Purpose: The purpose of the study is to assess ethnic and gender diversity in US radiology fellowship programs from 2006 to 2013.
Materials and methods: Data for this study was obtained from Journal of the American Medical Association supplements publications from 2005 to 2006 to 2012-2013 (Gonzalez-Moreno, Innov Manag Policy Pract. 15(2):149, 2013; Nivet, Acad Med. 86(12):1487-9, 2011; Reede, Health Aff. 22(4):91-3, 2003; Chapman et al., Radiology 270(1):232-40, 2014; Getto, 2005; Rivo and Satcher, JAMA 270(9):1074-8, 1993; Schwartz et al., Otolaryngol Head Neck Surg. 149(1):71-6, 2013; Simon, Clin Orthop Relat Res. 360:253-9, 1999) and the US census 2010. For each year, Fisher's exact test was used to compare the percentage of women and under-represented minorities in each Accreditation Council for Graduate Medical Education (ACGME)-certified radiology fellowship to the percentage of women and under-represented minorities in (1) all ACGME-certified radiology fellowships combined, (2) radiology residents, (3) ACGME-certified fellows in all of medicine combined, (4) ACGME-certified residents in all of medicine combined, and (5) graduating medical students. Chi-Squared test was used to compare the percentage of women and under-represented minorities and the 2010 US census.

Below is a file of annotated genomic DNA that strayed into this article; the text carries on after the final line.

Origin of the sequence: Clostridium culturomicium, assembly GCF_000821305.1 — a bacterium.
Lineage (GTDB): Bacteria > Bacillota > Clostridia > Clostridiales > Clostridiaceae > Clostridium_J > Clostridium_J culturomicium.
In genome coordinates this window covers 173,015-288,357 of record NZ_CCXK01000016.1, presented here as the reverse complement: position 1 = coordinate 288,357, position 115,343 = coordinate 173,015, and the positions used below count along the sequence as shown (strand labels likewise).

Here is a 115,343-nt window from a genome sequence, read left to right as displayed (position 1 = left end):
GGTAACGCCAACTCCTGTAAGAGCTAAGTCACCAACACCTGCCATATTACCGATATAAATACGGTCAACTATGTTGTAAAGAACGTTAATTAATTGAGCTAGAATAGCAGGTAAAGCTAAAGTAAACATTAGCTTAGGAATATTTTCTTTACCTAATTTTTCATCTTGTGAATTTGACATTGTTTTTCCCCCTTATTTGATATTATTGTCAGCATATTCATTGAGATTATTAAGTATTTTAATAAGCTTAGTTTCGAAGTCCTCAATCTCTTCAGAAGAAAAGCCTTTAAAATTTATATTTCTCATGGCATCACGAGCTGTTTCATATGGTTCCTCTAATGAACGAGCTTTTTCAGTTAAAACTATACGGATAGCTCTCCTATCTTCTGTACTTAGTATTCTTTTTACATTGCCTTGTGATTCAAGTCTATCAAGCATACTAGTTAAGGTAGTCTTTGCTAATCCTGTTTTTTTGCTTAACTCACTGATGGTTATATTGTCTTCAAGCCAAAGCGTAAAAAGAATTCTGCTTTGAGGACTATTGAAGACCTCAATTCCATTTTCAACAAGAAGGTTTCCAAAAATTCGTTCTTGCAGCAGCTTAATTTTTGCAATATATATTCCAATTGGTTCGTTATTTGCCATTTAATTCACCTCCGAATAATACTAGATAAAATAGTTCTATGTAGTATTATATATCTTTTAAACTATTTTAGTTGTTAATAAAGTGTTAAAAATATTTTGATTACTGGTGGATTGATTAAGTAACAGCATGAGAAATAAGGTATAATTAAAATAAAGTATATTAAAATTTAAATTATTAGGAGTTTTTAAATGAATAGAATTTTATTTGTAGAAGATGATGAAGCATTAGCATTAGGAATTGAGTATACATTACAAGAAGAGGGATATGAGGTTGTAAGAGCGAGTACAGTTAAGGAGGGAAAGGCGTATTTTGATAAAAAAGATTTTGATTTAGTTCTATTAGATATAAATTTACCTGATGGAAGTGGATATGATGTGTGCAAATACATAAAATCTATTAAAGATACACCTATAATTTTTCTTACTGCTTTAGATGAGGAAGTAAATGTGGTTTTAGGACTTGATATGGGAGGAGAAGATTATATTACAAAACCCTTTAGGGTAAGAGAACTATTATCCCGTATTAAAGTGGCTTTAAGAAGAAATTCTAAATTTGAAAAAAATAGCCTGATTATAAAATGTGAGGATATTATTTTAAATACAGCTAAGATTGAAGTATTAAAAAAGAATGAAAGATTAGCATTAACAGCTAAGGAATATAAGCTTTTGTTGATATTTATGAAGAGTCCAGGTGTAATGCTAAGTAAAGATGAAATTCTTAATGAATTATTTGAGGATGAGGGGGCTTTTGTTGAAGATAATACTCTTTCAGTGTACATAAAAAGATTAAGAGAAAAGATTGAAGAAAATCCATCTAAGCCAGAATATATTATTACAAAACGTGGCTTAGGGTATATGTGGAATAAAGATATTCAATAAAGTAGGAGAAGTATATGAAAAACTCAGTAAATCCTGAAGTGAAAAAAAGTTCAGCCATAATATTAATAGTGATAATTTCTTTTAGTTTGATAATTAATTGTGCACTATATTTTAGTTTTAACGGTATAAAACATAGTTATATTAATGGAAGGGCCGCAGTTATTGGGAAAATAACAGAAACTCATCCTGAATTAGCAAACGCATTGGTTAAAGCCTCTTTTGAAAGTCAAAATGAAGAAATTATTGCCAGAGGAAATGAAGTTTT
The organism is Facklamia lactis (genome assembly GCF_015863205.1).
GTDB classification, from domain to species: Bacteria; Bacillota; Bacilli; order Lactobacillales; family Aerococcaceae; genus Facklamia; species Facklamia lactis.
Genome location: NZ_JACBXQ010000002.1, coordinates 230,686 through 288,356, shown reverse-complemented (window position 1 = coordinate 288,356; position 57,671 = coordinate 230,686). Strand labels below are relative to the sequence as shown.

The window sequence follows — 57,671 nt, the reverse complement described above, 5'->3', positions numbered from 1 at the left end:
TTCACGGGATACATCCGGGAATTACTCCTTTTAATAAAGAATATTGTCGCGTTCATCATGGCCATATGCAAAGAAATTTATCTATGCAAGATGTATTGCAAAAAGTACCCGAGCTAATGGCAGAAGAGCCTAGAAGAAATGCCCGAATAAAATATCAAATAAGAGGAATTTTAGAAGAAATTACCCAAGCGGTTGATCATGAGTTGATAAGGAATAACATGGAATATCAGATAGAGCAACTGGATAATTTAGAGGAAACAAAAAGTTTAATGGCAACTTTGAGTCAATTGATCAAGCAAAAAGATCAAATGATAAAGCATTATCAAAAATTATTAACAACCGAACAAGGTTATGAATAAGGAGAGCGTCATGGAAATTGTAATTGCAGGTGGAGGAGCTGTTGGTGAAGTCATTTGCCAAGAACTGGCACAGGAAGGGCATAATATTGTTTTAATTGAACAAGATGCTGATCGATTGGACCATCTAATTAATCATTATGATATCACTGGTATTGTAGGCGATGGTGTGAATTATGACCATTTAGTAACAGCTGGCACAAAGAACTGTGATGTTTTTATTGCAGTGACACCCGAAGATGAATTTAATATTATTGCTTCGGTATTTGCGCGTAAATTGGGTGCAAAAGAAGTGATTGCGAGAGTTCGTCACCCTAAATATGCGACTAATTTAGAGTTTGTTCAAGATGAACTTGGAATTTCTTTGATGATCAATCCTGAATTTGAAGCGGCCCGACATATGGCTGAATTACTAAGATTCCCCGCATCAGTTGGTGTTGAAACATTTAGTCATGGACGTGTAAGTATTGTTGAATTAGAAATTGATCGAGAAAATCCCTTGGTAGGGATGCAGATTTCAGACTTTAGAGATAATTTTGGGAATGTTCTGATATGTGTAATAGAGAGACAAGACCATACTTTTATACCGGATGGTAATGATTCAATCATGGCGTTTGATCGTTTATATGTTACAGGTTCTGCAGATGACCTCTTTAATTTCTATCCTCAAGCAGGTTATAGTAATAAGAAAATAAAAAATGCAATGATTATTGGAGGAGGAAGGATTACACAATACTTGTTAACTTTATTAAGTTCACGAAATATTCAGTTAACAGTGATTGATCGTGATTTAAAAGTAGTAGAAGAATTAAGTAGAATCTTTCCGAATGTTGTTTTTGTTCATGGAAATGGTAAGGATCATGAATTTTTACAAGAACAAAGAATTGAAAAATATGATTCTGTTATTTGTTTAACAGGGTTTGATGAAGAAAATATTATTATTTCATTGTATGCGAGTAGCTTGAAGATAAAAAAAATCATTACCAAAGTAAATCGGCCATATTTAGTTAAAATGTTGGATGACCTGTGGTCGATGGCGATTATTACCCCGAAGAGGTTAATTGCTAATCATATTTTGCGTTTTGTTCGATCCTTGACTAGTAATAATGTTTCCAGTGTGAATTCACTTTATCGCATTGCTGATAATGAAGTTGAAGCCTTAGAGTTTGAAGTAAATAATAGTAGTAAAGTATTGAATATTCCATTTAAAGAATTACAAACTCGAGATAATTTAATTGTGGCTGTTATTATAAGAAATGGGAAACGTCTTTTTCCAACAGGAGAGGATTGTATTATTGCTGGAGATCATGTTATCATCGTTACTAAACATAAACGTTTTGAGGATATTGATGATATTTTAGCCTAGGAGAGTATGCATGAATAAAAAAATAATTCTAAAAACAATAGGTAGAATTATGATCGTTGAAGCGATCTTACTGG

Results: p < 0.05 was used as indicator of significance. Interventional radiology and neuroradiology demonstrated the highest levels of disparities, compared to every level of medical education. Abdominal and musculoskeletal radiology fellowships demonstrated disparity patterns consistent with lack of female and URM medical graduates entering into radiology residency.
Conclusion: All radiology fellowships demonstrated variable levels of gender and ethnic disparities. Outreach efforts, pipeline programs, and mentoring may be helpful in addressing this issue.
Keywords: Diversity; Ethnicity; Gender; Radiology fellowships.